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Subcutaneous emphysema occurs when air gets into tissues under the skin. This usually occurs in the skin covering the chest wall or neck, but can also occur in other parts of the body.
Crepitus; Subcutaneous air; Tissue emphysema
Subcutaneous emphysema can often be seen as a smooth bulging of the skin. When a health care provider feels (palpates) the skin, it produces an unusual crackling sensation as the gas is pushed through the tissue.
This is a rare condition. When it does occur, possible causes include:
- Collapsed lung (pneumothorax), often occurring with a rib fracture
- Facial bone fracture
- Ruptured bronchial tube
- Ruptured esophagus
This condition can happen due to:
- Blunt trauma
- Breathing in cocaine
- Corrosives or chemical burns of the esophagus
- Diving injuries
- Forceful vomiting" (Boerhaave's syndrome)
- Gunshot wounds
- Pertussis (whooping cough)
- Certin medical procedures that insert a tube into the body, such as endoscopy, a central venous line, intubation, and bronchoscopy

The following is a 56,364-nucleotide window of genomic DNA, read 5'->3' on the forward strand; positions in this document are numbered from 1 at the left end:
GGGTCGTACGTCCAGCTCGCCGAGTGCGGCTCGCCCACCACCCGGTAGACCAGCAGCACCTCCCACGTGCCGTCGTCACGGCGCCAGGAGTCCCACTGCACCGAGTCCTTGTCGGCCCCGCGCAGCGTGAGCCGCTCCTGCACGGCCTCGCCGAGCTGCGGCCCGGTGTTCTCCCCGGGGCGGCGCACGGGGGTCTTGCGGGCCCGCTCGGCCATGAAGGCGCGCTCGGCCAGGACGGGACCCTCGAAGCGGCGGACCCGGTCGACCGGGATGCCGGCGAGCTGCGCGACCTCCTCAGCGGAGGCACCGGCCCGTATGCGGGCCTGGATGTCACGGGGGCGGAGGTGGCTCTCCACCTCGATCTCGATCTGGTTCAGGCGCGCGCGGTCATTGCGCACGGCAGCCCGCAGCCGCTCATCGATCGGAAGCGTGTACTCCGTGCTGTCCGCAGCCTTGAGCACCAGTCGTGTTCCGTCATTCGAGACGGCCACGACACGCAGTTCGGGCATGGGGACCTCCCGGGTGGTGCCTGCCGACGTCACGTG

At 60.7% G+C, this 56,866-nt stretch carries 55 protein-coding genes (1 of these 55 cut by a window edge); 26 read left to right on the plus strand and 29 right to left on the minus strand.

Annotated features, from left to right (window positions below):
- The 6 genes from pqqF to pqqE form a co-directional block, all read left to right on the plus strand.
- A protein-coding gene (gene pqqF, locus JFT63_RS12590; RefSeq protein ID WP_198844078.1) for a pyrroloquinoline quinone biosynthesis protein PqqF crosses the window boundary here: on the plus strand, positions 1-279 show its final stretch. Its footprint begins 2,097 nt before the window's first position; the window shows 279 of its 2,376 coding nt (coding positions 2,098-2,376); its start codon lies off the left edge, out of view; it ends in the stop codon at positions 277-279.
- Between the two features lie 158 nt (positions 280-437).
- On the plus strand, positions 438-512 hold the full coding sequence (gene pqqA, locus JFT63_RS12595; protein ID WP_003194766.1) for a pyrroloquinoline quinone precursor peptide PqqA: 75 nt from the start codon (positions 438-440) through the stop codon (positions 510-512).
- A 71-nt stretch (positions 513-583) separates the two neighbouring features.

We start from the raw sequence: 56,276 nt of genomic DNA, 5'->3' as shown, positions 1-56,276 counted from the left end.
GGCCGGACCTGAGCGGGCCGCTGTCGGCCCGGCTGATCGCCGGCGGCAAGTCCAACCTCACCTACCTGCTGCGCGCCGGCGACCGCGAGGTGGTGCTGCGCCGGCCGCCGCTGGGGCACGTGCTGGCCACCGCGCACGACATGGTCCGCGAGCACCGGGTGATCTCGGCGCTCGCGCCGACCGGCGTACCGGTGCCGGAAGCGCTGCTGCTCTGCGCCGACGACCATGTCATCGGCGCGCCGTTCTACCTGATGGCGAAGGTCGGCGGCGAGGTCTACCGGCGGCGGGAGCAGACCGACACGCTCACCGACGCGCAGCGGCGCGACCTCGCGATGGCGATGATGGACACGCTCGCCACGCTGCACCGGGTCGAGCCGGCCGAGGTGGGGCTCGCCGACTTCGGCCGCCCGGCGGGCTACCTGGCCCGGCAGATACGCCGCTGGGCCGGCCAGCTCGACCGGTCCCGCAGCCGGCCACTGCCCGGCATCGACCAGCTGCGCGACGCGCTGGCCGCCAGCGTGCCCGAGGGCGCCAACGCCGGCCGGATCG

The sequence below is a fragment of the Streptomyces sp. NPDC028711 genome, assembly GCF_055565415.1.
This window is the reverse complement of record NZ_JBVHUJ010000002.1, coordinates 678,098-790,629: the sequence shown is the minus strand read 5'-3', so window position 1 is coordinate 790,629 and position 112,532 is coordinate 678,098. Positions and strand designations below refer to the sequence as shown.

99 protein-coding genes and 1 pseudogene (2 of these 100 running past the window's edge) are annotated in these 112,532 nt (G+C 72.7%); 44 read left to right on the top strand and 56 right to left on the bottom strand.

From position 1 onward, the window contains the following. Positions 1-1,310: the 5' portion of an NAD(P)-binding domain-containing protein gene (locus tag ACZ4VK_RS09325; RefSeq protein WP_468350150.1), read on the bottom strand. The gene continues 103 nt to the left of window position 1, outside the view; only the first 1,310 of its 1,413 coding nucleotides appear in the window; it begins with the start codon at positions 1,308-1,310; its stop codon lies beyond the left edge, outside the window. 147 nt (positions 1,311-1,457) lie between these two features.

Air can also be found in between skin layers on the arms and legs or torso after certain infections, including gas gangrene.
When to Contact a Medical Professional
Most of the conditions that cause subcutaneous emphysema are very severe, and you are likely already being treated by a doctor. Sometimes a hospital stay is needed, especially if due to an infection.
ReferencesWolfson AB. ed: Harwood-Nuss' Clinical Practice of Emergency Medicine. 5th ed. Philadelphia, Pa: Lippincott Williams & Wilkins; 2010.
Reviewed By: Jacob L. Heller, MD, MHA, Emergency Medicine, Virginia Mason Medical Center, Seattle, Washington. Also reviewed by A.D.A.M. Health Solutions, Ebix, Inc., Editorial Team: David Zieve, MD, MHA, David R. Eltz, and Stephanie Slon.